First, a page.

What a great thread! When I first saw it and read through it, I thought that I wouldn't have anything to share because my childhood was pretty bad. I ended up blocking out most of it and still don't remember much - which is okay by me - I have enough to deal with right now as it is. But I've been thinking about this for a couple of days and I actually came up with a couple of things. So here goes:
1. During the summers, before I was old enough to work and on the days I wasn't babysitting some local kids, a bunch of us kids from town (I lived in a really tiny town - everyone knew everyone) would get on our bikes and go down to this little pond and swim for hours. It rarely ran dry, because it was run-off or something from the saw mill that was right above it. We had so much fun - laughing, dunking each other, the boys trying to get the girls tops undone (naughty boys - LOL), etc. When we got hungry we'd all grab our bikes and go to someone's house (didn't matter whose - we kind of took turns) and have some lunch and snacks. We had such a blast! Oh, how I miss that pond and the fun we had.
2. Every Sunday we would go to my grandparents (my dad's parents) house to visit for a few hours. My grandmother ALWAYS made sure she had ice cream or sherbert for my sister and I. It was a nice treat for us. My grandfather was just the light of my life - my parents have told me many times that I was my grampa's favorite. He was paralyzed from the waist down because of an accident many years ago. But that didn't stop him any - he worked for the small town they lived in right up until he retired sometime in the '70's. He had his dump trucks all rigged with hand controls and he maintained all the roads in town all year round.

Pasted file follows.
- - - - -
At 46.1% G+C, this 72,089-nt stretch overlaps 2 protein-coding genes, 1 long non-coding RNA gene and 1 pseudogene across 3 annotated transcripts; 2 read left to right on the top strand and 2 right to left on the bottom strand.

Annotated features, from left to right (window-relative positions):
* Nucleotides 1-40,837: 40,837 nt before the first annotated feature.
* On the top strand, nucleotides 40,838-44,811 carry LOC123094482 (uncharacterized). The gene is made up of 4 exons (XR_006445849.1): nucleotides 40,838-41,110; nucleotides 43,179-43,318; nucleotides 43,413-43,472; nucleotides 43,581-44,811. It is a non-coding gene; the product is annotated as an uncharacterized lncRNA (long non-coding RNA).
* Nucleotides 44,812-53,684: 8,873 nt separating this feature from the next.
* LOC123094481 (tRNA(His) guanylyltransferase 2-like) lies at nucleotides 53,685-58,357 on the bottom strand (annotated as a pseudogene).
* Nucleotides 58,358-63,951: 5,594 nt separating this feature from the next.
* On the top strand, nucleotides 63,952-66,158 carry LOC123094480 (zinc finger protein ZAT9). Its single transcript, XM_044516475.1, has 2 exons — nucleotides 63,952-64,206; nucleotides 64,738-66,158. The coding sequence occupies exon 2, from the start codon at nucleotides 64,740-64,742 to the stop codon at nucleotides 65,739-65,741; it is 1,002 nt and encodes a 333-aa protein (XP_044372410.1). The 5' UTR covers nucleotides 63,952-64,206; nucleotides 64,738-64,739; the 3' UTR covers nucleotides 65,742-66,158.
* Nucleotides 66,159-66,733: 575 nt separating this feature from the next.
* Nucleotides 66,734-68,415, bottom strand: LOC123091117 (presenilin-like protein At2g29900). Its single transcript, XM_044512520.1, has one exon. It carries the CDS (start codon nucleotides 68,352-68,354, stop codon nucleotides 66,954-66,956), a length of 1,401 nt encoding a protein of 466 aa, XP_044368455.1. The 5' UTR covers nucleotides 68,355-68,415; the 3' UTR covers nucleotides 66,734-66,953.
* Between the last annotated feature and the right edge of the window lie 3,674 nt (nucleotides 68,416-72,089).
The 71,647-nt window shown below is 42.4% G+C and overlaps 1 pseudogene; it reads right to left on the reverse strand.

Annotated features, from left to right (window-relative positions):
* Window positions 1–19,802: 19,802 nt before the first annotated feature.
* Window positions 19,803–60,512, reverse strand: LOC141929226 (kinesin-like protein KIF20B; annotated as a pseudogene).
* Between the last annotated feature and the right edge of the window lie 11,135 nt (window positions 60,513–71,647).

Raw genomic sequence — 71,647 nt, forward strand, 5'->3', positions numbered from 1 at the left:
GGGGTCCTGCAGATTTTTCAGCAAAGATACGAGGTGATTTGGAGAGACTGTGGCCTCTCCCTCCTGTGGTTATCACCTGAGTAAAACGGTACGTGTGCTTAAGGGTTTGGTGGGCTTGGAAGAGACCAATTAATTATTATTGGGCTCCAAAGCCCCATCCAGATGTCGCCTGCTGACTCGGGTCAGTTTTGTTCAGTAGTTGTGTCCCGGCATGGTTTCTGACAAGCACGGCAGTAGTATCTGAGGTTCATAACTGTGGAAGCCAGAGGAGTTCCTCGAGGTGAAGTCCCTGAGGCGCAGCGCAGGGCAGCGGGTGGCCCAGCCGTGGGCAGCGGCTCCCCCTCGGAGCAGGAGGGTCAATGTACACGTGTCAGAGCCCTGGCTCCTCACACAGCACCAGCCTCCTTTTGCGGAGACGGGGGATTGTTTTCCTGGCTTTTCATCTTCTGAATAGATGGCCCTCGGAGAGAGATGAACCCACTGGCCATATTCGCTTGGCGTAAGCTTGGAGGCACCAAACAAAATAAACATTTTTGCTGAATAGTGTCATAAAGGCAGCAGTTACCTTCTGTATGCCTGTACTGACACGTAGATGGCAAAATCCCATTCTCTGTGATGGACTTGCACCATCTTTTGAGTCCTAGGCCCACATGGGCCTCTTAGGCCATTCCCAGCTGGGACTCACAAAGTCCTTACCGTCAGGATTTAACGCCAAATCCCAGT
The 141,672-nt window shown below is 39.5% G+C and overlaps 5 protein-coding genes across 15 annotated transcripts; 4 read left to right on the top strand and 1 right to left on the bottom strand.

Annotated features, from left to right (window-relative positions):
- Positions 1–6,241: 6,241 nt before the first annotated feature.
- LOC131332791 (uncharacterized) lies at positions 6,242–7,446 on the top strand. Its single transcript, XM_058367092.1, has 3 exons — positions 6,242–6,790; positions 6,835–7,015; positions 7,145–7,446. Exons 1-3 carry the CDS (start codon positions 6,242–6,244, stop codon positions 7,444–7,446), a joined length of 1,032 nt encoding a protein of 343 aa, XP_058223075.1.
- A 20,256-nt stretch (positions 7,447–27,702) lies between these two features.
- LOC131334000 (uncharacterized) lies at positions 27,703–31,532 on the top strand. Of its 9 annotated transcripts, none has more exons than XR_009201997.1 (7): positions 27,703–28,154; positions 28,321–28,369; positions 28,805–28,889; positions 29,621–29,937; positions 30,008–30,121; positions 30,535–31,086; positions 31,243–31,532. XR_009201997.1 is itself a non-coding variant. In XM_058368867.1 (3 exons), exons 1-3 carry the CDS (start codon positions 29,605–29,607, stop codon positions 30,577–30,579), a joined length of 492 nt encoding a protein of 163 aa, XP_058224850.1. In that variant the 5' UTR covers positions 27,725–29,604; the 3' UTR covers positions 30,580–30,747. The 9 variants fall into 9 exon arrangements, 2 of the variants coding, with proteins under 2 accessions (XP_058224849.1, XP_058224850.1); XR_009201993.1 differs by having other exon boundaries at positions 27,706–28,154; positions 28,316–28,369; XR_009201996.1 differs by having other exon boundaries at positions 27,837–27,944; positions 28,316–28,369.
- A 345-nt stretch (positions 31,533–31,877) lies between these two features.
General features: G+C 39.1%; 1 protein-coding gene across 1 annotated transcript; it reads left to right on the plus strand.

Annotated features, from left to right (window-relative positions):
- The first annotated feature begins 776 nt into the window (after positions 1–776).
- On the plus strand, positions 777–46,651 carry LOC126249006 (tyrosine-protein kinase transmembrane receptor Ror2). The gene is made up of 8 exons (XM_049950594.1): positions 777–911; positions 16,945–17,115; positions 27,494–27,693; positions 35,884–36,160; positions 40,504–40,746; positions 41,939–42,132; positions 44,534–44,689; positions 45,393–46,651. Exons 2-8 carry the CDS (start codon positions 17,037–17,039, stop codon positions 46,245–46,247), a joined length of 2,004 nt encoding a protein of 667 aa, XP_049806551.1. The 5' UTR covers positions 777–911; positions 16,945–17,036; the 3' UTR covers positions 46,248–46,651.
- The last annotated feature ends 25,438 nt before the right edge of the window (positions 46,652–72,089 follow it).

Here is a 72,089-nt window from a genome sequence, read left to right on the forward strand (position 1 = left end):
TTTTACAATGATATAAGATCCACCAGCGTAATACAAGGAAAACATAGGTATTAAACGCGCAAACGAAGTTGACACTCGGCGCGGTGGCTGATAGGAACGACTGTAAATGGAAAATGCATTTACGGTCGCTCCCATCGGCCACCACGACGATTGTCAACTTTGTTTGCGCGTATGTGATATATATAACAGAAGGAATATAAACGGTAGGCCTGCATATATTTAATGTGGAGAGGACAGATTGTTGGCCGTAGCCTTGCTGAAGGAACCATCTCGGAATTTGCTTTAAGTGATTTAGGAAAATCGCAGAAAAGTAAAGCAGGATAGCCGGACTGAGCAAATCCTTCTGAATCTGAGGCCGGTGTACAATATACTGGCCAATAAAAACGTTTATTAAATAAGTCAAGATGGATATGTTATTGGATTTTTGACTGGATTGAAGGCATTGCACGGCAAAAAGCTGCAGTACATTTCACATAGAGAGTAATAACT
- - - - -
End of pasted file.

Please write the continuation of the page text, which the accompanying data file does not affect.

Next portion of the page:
My dad has told me a story of just how brave and stubborn my grampa was. During one winter there was a blizzard and of course he was plowing the roads; it was snowing faster than they could keep up with, but they did their best. Well, during this storm grampa's plow became stuck in a snow bank and instead of getting on the two-way radio and calling for help, he got out of the truck and crawled over to the plow, unhooked the plow, then went back to the truck, backed it up a little bit, went back out to the plow and was somehow able to get it unstuck (not sure how) and hooked back up again. He did all of this with no gloves on - he refused to wear them, saying he just couldn't work with them on.
I remember him being on crutches and having braces on his legs for years, he eventually gave in and started using a wheelchair sometime in the '80's. But while he was still using the crutches he would pick on my grammie's cat - old Tiger - he was a fat cat and had a mean streak in him (but he was funny as h**l). Tiger would be laying on the living room floor and grampa would take the crutch and poke him until he got aggravated with it - not hard, but enough to bug him. Then Tiger would scratch and bite at the crutch like he was trying to kill it. We would all sit around watching this and laughing like crazy. Grampa was a wonderful man and my grammie was wonderful woman too. They have both passed on now - just within the last 4 years and I have to say that I miss then both very much. But I will unashamedly say that I miss my grampa the most and there isn't a day that goes by that I don't think of him.
I'll stop for now because I could on with more stories about my dad's family as they were all wonderful.
Lyn, thanks for reminding me that I do indeed have some good childhood memories.
Agoraphobia, Barrett's Esophagus, Bipolar Disorder, Depression, Fibromyalgia, Panic/Anxiety Disorders, Restless Leg Syndrome, Severe Acid Reflux, Sleep Apnea, and Social Anxiety
Meds: Ambien CR, Ativan, Flexeril, Lamictal, Lexapro, Neurontin, Nexium, Requip, Ritalin ER
A slip of the foot you may soon recover,
but a slip of the tongue you may never get over.